And finally, how is interaction with the information performed? Can the data and digital image be removed from the collection for any purpose? Can enough bits be accessible for reproduction?

The issues of storage, retrieval, and interaction beg many questions: What can you do with a digital museum? Does the digital museum act as an electronic playground, allowing museum data and representation to become a resource for the creation of new art and critical thinking? Does this create a pro-active audience that is not a passive appreciation audience but a creative audience? Does it make transparent the conflict between education and connoisseurship? Is the museum an image supplier? Does the digital collection become a publishing resource? Does it create a viable test of quality based on the amount of informa tion amassed about an object? Does digitization make the original more precious? Does it make the consumer rule and the consumer suffer the damage?

Possibly art may be seen as the transparent commodity that it is. There will be no need to comment on this condition; everyone will understand and participate in the art information market. Much like the stock market, the general availability of art data over networks could make the buying and selling of cultural artifacts a transaction that is public rather than private. Legally or illegally exchanging access to databases could create an open art market or it could create security systems as dense as those of world banks.

Building digital museums is to reveal the essential nature of museums. The digi tal museum is an interesting hybrid of the culture that needs no museum and the culture that relies on them. The collective memory that digital museums repre sent is much like the culture that keeps its cultural identity in its head. Dematerializing objects and creating virtual buildings that anyone with a computer and a modem can visit makes the traditional museum into a transactional space. At the same time, the information is the link to the valued object. Each time the data of the object is accessed, the more valuable the object is because it is known a little better.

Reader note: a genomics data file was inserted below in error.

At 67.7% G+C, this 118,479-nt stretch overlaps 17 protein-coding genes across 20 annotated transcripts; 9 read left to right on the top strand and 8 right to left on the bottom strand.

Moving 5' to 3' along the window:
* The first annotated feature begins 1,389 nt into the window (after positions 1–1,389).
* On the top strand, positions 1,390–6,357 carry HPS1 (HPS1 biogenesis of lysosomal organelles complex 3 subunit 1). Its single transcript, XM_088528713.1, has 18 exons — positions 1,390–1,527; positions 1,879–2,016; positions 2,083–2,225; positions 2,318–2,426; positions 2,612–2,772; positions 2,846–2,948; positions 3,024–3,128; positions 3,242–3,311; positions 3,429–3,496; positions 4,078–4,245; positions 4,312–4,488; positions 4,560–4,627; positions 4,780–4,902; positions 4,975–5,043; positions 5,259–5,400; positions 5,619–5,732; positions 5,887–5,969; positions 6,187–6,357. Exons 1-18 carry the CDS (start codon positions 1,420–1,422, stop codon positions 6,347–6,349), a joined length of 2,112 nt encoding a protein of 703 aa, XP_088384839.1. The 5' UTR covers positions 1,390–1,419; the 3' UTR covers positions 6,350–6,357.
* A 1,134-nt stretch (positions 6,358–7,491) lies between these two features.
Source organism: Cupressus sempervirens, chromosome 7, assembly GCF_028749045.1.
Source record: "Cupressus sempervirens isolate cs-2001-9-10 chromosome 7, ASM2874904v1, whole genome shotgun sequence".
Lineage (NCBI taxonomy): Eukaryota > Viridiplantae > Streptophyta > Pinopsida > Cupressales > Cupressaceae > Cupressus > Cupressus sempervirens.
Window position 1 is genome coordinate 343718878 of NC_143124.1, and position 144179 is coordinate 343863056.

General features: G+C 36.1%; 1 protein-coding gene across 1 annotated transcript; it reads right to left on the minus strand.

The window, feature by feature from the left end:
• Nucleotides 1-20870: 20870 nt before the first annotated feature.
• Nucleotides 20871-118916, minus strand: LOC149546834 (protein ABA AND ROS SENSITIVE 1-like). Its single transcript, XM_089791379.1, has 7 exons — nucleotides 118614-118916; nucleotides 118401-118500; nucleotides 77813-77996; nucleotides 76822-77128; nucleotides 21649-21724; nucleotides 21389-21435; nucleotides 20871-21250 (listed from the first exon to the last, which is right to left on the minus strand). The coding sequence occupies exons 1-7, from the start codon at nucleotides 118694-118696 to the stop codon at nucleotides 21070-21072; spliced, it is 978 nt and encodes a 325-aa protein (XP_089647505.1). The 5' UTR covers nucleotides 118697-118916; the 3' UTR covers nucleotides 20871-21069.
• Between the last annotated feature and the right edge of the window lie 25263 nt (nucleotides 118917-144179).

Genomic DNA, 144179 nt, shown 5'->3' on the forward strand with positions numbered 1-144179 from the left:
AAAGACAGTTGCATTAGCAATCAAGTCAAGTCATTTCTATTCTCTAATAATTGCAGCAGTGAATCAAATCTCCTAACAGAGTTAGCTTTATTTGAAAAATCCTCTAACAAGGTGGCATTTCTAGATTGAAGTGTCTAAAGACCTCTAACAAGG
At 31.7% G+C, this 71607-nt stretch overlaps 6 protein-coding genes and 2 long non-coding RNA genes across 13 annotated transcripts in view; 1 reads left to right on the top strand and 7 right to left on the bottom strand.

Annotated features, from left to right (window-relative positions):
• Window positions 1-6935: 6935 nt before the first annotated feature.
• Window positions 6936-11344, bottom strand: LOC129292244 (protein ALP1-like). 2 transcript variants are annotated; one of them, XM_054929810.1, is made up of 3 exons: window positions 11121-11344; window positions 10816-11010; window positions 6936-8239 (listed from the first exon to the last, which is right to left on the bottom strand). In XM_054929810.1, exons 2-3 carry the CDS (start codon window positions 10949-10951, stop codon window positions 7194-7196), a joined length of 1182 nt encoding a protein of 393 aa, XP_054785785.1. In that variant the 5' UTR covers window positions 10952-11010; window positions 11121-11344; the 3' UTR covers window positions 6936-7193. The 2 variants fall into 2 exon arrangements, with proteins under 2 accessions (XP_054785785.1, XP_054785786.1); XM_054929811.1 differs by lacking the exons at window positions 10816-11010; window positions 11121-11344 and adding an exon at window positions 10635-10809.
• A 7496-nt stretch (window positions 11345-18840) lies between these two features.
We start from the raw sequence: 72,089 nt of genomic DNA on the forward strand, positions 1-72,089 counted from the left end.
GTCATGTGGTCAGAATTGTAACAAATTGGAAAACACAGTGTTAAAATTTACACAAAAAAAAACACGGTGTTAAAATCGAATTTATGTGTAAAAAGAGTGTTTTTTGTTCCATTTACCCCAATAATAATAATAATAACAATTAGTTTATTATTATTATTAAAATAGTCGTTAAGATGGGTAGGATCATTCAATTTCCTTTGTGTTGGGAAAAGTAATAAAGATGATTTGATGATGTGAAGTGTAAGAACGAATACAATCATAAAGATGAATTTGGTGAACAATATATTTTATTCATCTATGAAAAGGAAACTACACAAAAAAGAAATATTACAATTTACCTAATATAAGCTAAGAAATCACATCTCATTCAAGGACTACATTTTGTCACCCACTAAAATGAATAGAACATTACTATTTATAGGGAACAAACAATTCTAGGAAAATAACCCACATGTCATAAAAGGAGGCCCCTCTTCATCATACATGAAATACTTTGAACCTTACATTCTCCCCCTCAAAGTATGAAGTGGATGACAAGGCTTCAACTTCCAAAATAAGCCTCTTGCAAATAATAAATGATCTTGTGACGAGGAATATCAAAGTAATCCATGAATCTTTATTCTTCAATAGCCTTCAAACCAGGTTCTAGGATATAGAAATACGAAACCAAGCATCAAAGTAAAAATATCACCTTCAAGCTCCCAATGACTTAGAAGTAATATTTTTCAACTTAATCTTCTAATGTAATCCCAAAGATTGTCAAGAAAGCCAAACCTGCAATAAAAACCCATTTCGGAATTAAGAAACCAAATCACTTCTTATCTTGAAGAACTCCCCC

Digital museums are project driven. Each time a collection is the subject of a digital imaging project, museums move closer to having an electronic system for cataloging, exhibition, and product development.Choosing collections for these kinds of initiatives is interesting in regard to their being reflections of the process of creating a digital museum inside the physical museum as well as creating a digital object for the real object. The MIT Museum at the Massachusetts Institute of Technology has traditionally been a repository for evidence of important thinking at MIT. Over the past twenty years, the MIT Museum has grown from a small collection of MIT memorabilia into a sizable collection on the history of technology. There are now more than 4,500 scientific instruments, models, com ponents, related artifacts; 138,100 drawings and prints, 1,700 films, videotapes, and recordings; 1,560 paintings and art objects; 621,000 photographs and 770 cubic feet of biographical materials. It recently acquired the New York Museum of Holography collection as well.